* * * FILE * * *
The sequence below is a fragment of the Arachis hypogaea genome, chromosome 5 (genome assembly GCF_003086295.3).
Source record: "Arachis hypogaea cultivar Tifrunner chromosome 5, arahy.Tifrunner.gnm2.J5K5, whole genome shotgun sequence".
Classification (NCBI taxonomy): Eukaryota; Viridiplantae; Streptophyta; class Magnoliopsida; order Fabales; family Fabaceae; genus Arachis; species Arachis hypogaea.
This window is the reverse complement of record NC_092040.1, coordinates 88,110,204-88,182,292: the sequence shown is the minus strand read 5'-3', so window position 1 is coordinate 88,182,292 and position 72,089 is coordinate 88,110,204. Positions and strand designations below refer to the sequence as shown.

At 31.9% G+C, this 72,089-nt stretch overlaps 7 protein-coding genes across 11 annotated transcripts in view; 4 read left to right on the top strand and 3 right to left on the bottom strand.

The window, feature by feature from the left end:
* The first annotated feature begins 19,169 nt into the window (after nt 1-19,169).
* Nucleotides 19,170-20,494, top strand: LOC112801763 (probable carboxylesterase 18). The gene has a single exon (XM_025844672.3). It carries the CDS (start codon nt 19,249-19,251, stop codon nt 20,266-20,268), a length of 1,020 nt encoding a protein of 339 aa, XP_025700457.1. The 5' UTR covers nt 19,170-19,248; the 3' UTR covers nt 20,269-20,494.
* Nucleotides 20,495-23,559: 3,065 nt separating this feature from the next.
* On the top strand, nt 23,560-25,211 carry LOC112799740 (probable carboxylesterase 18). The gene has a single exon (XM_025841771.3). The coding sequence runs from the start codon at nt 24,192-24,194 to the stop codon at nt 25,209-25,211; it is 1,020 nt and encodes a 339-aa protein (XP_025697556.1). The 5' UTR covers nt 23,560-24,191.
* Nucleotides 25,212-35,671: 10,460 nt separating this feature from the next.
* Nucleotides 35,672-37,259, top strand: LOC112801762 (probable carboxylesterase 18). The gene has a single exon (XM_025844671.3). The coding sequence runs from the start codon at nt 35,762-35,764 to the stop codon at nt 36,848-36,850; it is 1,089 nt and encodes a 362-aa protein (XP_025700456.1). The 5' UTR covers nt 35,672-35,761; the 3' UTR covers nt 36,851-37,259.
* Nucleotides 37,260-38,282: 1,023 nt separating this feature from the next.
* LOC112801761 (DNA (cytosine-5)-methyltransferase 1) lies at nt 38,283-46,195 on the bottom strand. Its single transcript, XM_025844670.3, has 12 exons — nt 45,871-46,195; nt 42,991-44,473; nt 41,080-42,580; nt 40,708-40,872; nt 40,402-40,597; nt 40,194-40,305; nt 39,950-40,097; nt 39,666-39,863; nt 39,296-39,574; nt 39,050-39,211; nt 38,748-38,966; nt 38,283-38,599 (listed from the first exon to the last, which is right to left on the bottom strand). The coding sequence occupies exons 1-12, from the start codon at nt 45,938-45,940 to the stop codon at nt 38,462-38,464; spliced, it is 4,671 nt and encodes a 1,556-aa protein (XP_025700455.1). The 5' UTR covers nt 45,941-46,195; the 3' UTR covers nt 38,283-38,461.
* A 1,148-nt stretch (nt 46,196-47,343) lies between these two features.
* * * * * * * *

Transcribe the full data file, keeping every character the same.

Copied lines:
The sequence below is a fragment of the Arachis hypogaea genome, chromosome 5 (genome assembly GCF_003086295.3).
Source record: "Arachis hypogaea cultivar Tifrunner chromosome 5, arahy.Tifrunner.gnm2.J5K5, whole genome shotgun sequence".
Classification (NCBI taxonomy): Eukaryota; Viridiplantae; Streptophyta; class Magnoliopsida; order Fabales; family Fabaceae; genus Arachis; species Arachis hypogaea.
This window is the reverse complement of record NC_092040.1, coordinates 88,110,204-88,182,292: the sequence shown is the minus strand read 5'-3', so window position 1 is coordinate 88,182,292 and position 72,089 is coordinate 88,110,204. Positions and strand designations below refer to the sequence as shown.

At 31.9% G+C, this 72,089-nt stretch overlaps 7 protein-coding genes across 11 annotated transcripts in view; 4 read left to right on the top strand and 3 right to left on the bottom strand.

The window, feature by feature from the left end:
* The first annotated feature begins 19,169 nt into the window (after nt 1-19,169).
* Nucleotides 19,170-20,494, top strand: LOC112801763 (probable carboxylesterase 18). The gene has a single exon (XM_025844672.3). It carries the CDS (start codon nt 19,249-19,251, stop codon nt 20,266-20,268), a length of 1,020 nt encoding a protein of 339 aa, XP_025700457.1. The 5' UTR covers nt 19,170-19,248; the 3' UTR covers nt 20,269-20,494.
* Nucleotides 20,495-23,559: 3,065 nt separating this feature from the next.
* On the top strand, nt 23,560-25,211 carry LOC112799740 (probable carboxylesterase 18). The gene has a single exon (XM_025841771.3). The coding sequence runs from the start codon at nt 24,192-24,194 to the stop codon at nt 25,209-25,211; it is 1,020 nt and encodes a 339-aa protein (XP_025697556.1). The 5' UTR covers nt 23,560-24,191.
* Nucleotides 25,212-35,671: 10,460 nt separating this feature from the next.
* Nucleotides 35,672-37,259, top strand: LOC112801762 (probable carboxylesterase 18). The gene has a single exon (XM_025844671.3). The coding sequence runs from the start codon at nt 35,762-35,764 to the stop codon at nt 36,848-36,850; it is 1,089 nt and encodes a 362-aa protein (XP_025700456.1). The 5' UTR covers nt 35,672-35,761; the 3' UTR covers nt 36,851-37,259.
* Nucleotides 37,260-38,282: 1,023 nt separating this feature from the next.
* LOC112801761 (DNA (cytosine-5)-methyltransferase 1) lies at nt 38,283-46,195 on the bottom strand. Its single transcript, XM_025844670.3, has 12 exons — nt 45,871-46,195; nt 42,991-44,473; nt 41,080-42,580; nt 40,708-40,872; nt 40,402-40,597; nt 40,194-40,305; nt 39,950-40,097; nt 39,666-39,863; nt 39,296-39,574; nt 39,050-39,211; nt 38,748-38,966; nt 38,283-38,599 (listed from the first exon to the last, which is right to left on the bottom strand). The coding sequence occupies exons 1-12, from the start codon at nt 45,938-45,940 to the stop codon at nt 38,462-38,464; spliced, it is 4,671 nt and encodes a 1,556-aa protein (XP_025700455.1). The 5' UTR covers nt 45,941-46,195; the 3' UTR covers nt 38,283-38,461.
* A 1,148-nt stretch (nt 46,196-47,343) lies between these two features.